Hold your church’s millenia-old beliefs at your own risk?
University of Illinois Instructor Fired Over Catholic Beliefs
Published July 09, 2010
URBANA, Ill. — The University of Illinois has fired an adjunct professor who taught courses on Catholicism after a student accused the instructor of engaging in hate speech by saying he agrees with the church’s teaching that homosexual sex is immoral . .
Howell, who taught Introduction to Catholicism and Modern Catholic Thought, says he was fired at the end of the spring semester after sending an e-mail explaining some Catholic beliefs to his students preparing for an exam.
“Natural Moral Law says that Morality must be a response to REALITY,” he wrote in the e-mail. “In other words, sexual acts are only appropriate for people who are complementary, not the same.”
An unidentified student sent an e-mail to religion department head Robert McKim on May 13, calling Howell’s e-mail “hate speech.” The student claimed to be a friend of the offended student. The writer said in the e-mail that his friend wanted to remain anonymous.
“Teaching a student about the tenets of a religion is one thing,” the student wrote. “Declaring that homosexual acts violate the natural laws of man is another.”
This is a tough call. On its face, the professor’s case seems like a reasonable one: if he makes it clear that he’s airing his beliefs, then what’s the harm? It’s a venerated tradition in university settings to allow personal views to be expressed without them limiting or defining the intellectual discussion. In a best case scenario, one’s personal feelings can be ultimately changed by a decent battle of ideas. One realm is considered to be both bigger and more rigorous than the other.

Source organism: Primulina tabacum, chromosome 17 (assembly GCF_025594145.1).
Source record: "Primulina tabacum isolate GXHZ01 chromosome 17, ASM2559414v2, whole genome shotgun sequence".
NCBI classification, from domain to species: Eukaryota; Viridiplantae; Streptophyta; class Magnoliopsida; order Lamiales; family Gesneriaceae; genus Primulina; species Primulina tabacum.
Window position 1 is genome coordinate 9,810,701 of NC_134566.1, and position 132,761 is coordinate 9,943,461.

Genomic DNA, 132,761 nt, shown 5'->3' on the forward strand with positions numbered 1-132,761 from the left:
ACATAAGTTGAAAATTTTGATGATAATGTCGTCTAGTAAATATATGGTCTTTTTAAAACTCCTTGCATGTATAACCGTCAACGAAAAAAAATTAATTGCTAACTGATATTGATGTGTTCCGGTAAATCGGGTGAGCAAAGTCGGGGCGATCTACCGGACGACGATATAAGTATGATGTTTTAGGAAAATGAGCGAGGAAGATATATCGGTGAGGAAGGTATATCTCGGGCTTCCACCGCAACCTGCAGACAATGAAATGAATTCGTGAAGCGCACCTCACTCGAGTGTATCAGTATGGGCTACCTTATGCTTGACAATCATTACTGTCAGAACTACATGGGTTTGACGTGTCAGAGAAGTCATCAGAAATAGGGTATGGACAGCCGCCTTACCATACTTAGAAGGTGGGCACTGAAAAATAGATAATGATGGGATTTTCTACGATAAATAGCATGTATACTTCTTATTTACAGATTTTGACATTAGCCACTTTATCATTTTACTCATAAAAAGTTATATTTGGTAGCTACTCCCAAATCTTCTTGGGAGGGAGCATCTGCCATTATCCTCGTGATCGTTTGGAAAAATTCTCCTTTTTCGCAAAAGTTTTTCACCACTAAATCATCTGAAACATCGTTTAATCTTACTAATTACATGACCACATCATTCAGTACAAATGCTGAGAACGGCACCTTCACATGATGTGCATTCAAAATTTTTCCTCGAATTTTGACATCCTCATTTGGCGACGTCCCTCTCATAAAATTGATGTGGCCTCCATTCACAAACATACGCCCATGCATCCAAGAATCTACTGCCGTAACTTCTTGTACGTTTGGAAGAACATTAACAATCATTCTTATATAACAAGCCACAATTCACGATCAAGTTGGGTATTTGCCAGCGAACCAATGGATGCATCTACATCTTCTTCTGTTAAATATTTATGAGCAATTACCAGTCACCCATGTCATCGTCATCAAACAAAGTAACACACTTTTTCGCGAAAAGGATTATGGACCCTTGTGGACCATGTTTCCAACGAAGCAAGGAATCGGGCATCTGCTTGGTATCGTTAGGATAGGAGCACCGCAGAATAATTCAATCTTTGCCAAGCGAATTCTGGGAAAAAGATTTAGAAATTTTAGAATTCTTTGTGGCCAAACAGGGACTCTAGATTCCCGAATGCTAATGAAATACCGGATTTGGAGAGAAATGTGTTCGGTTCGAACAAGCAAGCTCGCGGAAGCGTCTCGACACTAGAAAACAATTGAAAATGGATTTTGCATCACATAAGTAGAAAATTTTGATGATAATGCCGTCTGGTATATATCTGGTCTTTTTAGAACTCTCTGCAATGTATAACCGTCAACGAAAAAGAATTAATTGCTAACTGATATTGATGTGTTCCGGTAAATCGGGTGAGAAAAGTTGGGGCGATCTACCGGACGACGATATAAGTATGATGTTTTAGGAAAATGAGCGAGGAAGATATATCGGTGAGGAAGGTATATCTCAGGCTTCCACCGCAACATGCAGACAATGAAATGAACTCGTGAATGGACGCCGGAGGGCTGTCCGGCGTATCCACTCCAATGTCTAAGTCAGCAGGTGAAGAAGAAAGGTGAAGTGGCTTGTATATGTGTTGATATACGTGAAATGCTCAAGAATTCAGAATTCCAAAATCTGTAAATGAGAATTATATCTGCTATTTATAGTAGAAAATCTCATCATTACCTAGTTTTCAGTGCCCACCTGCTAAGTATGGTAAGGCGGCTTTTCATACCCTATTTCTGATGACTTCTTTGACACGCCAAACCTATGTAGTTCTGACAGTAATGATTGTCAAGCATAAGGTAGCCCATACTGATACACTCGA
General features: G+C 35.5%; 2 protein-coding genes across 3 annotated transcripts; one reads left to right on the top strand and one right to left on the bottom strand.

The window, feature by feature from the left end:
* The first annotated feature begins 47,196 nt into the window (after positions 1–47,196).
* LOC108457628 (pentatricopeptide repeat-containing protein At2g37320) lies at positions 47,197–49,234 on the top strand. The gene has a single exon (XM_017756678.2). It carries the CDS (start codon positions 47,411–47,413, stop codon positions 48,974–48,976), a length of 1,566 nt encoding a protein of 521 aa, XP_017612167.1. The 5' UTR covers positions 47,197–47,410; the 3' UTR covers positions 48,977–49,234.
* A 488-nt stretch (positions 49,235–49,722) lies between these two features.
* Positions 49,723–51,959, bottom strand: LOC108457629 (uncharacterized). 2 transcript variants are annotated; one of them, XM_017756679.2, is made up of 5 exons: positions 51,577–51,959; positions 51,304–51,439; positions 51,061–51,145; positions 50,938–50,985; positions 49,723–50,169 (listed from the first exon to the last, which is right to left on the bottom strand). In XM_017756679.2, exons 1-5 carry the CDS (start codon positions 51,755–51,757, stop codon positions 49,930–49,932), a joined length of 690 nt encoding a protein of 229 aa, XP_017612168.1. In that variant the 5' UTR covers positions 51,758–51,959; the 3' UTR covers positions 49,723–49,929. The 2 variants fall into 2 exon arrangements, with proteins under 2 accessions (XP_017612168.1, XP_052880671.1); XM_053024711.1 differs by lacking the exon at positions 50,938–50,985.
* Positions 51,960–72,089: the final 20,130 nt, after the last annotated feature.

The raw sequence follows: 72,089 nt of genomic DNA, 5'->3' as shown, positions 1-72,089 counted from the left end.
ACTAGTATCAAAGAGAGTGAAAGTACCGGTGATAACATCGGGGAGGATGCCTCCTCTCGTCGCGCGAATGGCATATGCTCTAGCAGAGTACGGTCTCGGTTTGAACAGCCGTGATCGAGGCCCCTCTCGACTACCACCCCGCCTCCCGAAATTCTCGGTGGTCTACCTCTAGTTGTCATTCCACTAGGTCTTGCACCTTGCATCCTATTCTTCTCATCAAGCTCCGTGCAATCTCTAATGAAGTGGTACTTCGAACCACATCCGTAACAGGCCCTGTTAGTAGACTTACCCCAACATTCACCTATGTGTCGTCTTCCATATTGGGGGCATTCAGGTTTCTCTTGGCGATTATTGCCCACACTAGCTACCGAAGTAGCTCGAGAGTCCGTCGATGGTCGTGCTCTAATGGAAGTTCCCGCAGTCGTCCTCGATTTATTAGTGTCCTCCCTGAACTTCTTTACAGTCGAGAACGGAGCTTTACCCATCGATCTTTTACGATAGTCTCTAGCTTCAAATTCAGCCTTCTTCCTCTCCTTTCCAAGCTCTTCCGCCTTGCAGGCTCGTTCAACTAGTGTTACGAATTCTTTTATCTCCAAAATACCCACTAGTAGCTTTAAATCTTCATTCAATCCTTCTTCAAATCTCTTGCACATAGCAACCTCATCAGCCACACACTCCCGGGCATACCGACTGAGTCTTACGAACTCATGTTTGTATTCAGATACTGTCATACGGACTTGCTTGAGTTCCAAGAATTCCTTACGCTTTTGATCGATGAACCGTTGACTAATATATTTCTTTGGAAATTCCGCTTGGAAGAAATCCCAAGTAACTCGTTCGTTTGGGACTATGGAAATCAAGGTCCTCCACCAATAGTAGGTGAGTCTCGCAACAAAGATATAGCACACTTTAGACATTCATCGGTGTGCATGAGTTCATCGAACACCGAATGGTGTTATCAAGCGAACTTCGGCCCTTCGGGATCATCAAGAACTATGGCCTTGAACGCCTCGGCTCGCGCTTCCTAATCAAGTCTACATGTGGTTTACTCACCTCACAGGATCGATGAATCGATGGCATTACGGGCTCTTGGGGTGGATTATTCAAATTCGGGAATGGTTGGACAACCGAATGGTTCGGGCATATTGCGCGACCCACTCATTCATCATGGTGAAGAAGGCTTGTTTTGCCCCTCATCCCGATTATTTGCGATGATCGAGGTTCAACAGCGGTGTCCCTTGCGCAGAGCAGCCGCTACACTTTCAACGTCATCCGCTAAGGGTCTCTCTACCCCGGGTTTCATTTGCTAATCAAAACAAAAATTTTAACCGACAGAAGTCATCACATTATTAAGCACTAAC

But then intellectual arguments can be slippery. Your position can change pretty quickly depending upon the day, the arguers and the facts on hand at the time. Your beliefs are much more likely to be solid and un-changing.
So I can understand that a gay man would take offense at hearing that his professor believed him to be ‘immoral’ in both the religious and natural sense. You can’t imagine a professor saying the same thing about someone who happened to be black. Even if it’s only his silly belief, even if it’s merely (ostensibly) in a classroom discussion, it’s probably shocking and painful to hear.
So, how did we get to this unfortunate place, where a professor’s routine (for many Catholics) beliefs ended up getting him fired? It sounds like some sort of law has been broken, doesn’t it?
It’s because this particular religious belief is dangerously out of step with modern thinking and understanding. Specifically, religious folks who damn what appear to be a group of behaviors, homosexuality, are actually damning a whole group of people. It’s tantamount to hate speech.
Even if it’s a sacred part of your religion, why should society tolerate this? Calling murder, or incest, or even theft a sin is a valuable tenet from society’s point of view: these behaviors cause damage to people. Society seeks to prevent and punish such things.
But the key difference that swings the religious view to publicly intolerable is that homosexuality is no crime: there’s no victim by definition in a routine, consensual homosexual act. In a civilized society, two adults certainly should be able to engage in this manner without condemnation or harassment. Or being barred from society’s benefits, or barred from work, or their animal persecutors being barred from prosecutions and imprisonment.